Ten out of 10 dentists recommend not inhaling a drill bit during a routine dental procedure.
And so does at least one Illinois man who has recovered after an ill-timed cough during a routine tooth filling deposited a nearly inch-long drill bit deep in the lower right lobe of his lung.
“I was at the dentist getting a tooth filled, and then next thing I know I was told I swallowed this tool,” Tom Jozsi, a 60-year-old maintenance worker, told Wisconsin TV station WISN. “I didn’t really even feel it going down. All I felt was a cough. When they did the CT scan they realized, you didn’t swallow it. You inhaled it.”
The bit embedded itself so deeply in Jozsi’s lung that conventional tools couldn’t reach it, forcing interventional pulmonologist Dr. Abdul Alraiyes to take a more creative approach.
Wielding a tiny robotic bronchoscope typically reserved for sampling suspicious tissue deep in the lung, Alraiyes was able to ever-so-carefully extract the bit. The operation, carried out at the Aurora Medical Center in Kenosha, Wisconsin, was a success.
Video of the procedure uploaded to Alraiyes’ YouTube channel resembles a high-stakes version of the claw machine so often attempted and failed by children at vending machines everywhere.
“I was never so happy as when I opened my eyes, and I saw him with a smile under that mask shaking a little plastic container with the tool in it,” said Jozsi.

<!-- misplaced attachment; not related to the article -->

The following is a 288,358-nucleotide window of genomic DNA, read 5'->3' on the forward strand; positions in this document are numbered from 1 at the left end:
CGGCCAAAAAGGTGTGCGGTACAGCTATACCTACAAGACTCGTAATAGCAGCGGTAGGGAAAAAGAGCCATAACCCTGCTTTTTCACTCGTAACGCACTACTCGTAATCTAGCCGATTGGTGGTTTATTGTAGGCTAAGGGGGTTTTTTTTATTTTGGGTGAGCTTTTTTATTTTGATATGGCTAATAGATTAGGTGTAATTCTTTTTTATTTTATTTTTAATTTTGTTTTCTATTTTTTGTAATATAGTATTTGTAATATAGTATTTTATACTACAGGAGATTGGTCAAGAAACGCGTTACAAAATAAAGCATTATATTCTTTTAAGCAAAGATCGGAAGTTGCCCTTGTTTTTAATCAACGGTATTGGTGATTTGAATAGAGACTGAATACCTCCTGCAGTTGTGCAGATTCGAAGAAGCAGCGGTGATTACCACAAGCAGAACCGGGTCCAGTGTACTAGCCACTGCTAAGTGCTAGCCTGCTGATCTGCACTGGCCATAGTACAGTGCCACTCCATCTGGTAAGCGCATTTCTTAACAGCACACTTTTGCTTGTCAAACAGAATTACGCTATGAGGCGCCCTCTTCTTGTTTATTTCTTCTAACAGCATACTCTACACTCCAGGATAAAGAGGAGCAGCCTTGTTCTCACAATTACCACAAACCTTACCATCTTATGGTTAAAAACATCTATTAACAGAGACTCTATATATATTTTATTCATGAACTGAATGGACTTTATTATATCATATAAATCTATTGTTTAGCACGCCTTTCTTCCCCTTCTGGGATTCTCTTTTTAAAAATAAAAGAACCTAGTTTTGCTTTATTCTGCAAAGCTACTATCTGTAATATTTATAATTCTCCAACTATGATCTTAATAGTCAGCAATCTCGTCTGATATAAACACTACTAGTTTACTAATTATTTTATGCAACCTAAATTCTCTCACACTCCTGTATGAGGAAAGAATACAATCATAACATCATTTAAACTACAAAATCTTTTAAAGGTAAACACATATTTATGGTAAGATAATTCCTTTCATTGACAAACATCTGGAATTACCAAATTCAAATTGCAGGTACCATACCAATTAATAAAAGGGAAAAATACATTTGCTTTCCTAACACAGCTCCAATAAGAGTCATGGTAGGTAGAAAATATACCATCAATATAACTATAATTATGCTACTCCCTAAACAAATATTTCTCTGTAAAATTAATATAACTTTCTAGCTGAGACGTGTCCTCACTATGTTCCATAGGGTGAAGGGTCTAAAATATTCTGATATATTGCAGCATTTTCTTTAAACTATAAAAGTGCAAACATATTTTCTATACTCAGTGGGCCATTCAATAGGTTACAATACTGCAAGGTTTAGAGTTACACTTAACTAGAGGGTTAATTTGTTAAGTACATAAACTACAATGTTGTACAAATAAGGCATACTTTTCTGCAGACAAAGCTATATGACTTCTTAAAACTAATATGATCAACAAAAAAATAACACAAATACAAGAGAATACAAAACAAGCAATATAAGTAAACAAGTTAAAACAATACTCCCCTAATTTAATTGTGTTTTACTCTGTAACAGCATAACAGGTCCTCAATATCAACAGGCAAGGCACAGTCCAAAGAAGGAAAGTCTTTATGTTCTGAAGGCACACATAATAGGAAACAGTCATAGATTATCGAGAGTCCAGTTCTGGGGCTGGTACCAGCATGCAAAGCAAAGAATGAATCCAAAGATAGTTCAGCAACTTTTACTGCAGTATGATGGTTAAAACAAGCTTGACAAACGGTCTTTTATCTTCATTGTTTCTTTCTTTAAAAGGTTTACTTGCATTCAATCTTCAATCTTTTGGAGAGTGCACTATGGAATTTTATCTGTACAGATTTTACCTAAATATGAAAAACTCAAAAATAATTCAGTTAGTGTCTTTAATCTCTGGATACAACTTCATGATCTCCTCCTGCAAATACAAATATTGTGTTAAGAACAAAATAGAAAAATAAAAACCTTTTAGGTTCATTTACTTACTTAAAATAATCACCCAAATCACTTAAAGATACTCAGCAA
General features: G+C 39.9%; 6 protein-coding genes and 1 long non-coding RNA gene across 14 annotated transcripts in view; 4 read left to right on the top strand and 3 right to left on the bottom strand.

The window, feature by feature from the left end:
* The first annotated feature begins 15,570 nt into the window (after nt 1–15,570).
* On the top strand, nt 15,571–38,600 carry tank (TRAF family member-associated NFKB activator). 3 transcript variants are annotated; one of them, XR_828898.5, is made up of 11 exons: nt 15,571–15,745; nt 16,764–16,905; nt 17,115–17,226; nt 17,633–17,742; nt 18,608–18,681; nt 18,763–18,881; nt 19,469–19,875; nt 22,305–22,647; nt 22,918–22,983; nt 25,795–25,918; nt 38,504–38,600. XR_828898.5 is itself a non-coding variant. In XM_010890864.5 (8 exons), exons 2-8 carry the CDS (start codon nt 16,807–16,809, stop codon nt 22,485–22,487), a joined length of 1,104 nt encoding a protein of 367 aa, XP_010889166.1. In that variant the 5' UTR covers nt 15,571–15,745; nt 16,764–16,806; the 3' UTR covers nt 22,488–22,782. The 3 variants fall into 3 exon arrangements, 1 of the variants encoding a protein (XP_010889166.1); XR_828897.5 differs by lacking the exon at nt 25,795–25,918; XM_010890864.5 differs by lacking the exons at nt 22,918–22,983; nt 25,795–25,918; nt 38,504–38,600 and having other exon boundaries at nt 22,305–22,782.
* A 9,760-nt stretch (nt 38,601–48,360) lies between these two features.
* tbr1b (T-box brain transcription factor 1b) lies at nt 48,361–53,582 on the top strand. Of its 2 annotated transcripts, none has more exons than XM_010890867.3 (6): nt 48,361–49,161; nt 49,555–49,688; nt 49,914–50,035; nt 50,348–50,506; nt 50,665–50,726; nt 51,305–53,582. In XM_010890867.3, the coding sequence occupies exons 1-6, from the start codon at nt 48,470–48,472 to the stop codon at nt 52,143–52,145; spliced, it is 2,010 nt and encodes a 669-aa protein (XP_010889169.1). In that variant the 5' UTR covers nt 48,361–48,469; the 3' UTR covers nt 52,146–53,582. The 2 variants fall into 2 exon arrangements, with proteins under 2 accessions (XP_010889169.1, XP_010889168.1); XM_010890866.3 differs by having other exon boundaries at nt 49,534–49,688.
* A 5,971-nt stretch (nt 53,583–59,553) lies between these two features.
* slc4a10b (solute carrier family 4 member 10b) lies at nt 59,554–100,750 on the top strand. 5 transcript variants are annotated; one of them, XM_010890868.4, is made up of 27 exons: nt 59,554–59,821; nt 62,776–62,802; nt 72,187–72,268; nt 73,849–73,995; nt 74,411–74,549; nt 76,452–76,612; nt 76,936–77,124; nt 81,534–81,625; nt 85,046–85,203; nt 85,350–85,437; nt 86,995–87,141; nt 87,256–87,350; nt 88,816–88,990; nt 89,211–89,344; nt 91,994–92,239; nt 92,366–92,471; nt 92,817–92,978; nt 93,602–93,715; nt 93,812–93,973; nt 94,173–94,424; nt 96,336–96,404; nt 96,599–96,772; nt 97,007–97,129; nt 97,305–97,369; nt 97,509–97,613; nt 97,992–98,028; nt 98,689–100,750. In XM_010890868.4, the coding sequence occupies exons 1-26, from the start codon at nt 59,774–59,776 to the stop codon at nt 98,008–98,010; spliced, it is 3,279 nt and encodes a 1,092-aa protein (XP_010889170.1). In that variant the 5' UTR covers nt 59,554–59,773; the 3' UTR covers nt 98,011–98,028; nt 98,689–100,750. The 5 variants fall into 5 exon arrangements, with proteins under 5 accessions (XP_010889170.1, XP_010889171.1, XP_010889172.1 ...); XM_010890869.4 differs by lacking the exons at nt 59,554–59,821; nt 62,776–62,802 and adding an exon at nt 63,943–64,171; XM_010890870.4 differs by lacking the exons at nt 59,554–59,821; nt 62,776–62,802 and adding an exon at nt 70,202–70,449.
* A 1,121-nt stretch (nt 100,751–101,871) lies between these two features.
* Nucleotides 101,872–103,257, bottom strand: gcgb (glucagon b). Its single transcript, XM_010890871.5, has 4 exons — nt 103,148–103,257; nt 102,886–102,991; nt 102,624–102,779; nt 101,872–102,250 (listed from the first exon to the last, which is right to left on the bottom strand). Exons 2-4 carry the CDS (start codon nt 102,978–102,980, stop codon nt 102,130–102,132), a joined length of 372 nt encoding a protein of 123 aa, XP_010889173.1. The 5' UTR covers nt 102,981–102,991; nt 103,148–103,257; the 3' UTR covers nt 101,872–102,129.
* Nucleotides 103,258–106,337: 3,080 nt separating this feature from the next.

Frightening though the story may be, there’s no reason it should dissuade you from visiting the dentist.
Dr. Edmond Hewlett, a consumer adviser for the American Dental Association and longtime professor at the UCLA School of Dentistry, told HuffPost that dentists are trained to anticipate items coming loose in the mouth.
Those items typically include a piece of decayed tooth or even an ill-fitting crown. They’re readily captured by what are called rubber dams ― thin sheets of rubber that act as a barrier to the rest of the mouth (and the throat) — and are then extracted via either suction or a small pair of forceps.
“It happens not infrequently,” Hewlett said. “And we’re ready for it.”
As for a drill bit coming loose and then being inhaled, Hewlett acknowledged that any medical procedure carries some inherent risk. In this instance, he said, it seems to have been exacerbated by “an unfortunate simultaneous cough.”
(If you need to cough or clear your throat during dental work, it wouldn’t hurt to tell your dentist before doing so.)
Industry data about how often something like this occurs doesn’t really exist, Hewlett said. But he pointed to a 2004 study in the Journal of Dental Education that found that, over a 10-year period involving 100,000 patient visits at a large dental education institute, there were 36 reported instances of a small dental item being swallowed or aspirated.
Of those cases, 25 were swallowed, one was inhaled, and 10 were reported lost and never located in the patient.
“These are dental students who are learning dentistry,” Hewlett said of the study’s scope. “We don’t let them treat patients until they’ve developed important competencies, but still, these are trainees.”
Hewlett encouraged anyone who’s apprehensive about a procedure to speak with their dentist beforehand and ask questions about anything that isn’t clear.
“During these common procedures,” said Hewlett, “understand that the techniques and the devices and the technology we use are extremely effective in preventing the type of incident that happened with the patient in Wisconsin.”
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